The Legal System of the Bahamas
Rawson SquareThe Bahamas is a former Colony of The United Kingdom and inherited its Common Law system which was one of the greatest exports of the British Empire.
The Law of The Bahamas is based on English Common Law supplemented by legislation promulgated by the Parliament of The Bahamas. Recent legislation has modernized Company and Trust Laws.
The Court System is also modeled after that of The United Kingdom. Magistrates’ Courts hear minor criminal and civil cases, and the Supreme Court hears the more serious criminal and major civil cases. Appeals are heard by the Court of Appeal and the Privy Council in England, the highest Court of Appeal for The Bahamas.
The Government of the Bahamas
One of the oldest democracies in the Western Hemisphere, The Bahamas boasts of continuous traditional parliamentary democracy since 1729. The Government is modeled on the British Constitutional pattern with a Prime Minister, a Cabinet of Ministers, an appointed Senate and a House of Assembly elected by the people to control and administer the day to day affairs of the country.
The Bahamas was formerly a British colony, achieving its Independence on the 10th July 1973, and it still maintains sovereign democracy. The Bahamas became an Independent Nation and a Member of The Commonwealth of Nations with Her Majesty Queen Elizabeth 11 as Head of State. The Queen is represented locally by a Governor-General who is appointed by the Government of The Bahamas. The Government is elected by the populace every 5 years and has a written Constitution which guarantees fundamental rights.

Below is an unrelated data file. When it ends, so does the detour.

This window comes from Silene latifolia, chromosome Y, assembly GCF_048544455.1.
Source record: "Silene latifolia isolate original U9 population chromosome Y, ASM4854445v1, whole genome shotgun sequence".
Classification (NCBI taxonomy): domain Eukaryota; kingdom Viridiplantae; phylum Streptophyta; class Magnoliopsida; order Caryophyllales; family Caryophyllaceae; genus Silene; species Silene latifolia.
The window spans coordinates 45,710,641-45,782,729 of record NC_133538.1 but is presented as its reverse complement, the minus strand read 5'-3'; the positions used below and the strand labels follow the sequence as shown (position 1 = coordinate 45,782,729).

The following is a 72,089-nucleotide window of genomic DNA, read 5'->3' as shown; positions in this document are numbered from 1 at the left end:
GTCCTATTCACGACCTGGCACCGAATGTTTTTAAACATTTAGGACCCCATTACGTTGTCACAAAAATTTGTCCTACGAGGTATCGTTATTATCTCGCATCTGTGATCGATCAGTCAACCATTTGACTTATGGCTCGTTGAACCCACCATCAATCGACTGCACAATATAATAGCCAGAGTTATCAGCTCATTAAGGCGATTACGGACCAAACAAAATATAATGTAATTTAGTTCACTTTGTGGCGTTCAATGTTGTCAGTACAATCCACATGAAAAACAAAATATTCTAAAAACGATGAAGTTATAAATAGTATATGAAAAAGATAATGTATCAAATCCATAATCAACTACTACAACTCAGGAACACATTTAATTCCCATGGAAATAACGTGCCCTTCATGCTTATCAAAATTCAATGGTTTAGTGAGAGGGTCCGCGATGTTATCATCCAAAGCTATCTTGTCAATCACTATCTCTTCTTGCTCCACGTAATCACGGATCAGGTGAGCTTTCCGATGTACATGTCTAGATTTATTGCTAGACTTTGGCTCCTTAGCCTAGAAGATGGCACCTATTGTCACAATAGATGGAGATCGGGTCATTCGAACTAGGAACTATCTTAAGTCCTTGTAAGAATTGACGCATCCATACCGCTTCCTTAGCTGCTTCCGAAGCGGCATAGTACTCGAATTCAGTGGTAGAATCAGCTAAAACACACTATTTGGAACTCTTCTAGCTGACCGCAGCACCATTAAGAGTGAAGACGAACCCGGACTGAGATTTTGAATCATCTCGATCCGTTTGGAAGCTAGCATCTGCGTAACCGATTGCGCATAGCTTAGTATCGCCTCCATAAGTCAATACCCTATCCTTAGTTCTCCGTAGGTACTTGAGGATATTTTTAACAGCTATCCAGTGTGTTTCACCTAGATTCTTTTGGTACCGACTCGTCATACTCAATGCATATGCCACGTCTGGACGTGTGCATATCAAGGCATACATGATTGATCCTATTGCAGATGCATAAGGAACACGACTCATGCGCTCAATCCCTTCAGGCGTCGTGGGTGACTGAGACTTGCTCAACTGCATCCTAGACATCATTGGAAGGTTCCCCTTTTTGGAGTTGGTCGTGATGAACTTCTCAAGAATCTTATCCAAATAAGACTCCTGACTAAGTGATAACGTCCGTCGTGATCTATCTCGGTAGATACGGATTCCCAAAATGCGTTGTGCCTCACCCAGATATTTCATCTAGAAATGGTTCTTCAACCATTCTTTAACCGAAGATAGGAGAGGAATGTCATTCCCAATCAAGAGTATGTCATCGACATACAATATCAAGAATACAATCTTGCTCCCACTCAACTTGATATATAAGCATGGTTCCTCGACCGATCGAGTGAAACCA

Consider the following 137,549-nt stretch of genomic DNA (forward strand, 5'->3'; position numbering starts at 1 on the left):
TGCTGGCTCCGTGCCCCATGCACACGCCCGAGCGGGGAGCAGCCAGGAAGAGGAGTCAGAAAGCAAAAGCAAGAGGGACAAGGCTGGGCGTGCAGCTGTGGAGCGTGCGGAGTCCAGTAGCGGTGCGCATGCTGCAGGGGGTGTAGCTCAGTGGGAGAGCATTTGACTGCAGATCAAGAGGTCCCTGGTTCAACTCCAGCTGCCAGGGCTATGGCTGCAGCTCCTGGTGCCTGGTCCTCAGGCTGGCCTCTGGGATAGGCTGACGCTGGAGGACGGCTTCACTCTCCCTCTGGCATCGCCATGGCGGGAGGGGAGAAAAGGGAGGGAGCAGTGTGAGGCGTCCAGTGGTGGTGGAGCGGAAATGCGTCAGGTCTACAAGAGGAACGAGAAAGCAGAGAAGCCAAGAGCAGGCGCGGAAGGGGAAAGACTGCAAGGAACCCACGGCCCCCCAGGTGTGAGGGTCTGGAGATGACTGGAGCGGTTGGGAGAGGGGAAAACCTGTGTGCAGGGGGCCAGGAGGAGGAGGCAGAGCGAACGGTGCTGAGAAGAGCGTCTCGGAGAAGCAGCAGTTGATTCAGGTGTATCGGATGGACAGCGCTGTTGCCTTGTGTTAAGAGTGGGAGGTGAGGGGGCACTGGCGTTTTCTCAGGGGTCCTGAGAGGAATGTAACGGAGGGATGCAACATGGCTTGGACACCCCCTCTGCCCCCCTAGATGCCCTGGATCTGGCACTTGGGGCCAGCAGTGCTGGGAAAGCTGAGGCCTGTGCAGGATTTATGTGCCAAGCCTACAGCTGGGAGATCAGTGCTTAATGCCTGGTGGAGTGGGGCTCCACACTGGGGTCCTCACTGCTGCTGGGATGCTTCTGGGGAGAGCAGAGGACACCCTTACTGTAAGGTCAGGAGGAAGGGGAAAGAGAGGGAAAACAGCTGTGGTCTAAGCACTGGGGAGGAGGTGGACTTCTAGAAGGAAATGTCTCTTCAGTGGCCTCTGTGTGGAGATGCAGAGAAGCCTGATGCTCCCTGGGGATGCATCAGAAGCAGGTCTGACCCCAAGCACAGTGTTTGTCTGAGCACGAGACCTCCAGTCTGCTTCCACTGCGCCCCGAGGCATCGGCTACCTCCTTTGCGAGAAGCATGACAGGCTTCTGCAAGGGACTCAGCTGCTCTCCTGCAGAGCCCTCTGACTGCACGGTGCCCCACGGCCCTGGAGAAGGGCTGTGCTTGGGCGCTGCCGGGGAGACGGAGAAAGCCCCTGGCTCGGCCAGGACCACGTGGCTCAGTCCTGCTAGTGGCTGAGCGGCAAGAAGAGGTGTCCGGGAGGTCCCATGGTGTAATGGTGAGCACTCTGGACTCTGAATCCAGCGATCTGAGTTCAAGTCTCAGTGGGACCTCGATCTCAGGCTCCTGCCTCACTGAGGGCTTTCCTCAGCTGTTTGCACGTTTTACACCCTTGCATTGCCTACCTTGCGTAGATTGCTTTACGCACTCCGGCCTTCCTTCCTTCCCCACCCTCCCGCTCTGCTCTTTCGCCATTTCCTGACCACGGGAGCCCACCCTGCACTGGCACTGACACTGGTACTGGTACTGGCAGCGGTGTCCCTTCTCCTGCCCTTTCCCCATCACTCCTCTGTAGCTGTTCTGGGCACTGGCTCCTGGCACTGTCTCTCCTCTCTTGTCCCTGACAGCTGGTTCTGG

There are no income, inheritance, capital gains or profits taxes levied on individuals or companies in The Bahamas. The Government earns revenue primarily from import duties, stamp duty on real estate transactions and mortgages, incorporation and annual registration fees payable by companies and annual licence fees payable by Banks and Trust companies, property tax, casino tax, hotel tax, port tax, and departure tax
The Banks and Trust Companies Regulation Act prohibits the disclosure of any financial information without proper authorization and imposes penalties of fines and or imprisonment for unauthorized disclosure.
In 1979, The Bahamas celebrated its 250th Anniversary of uninterrupted parliamentary democracy. It is a Member of the United Nations and its specialized Agencies.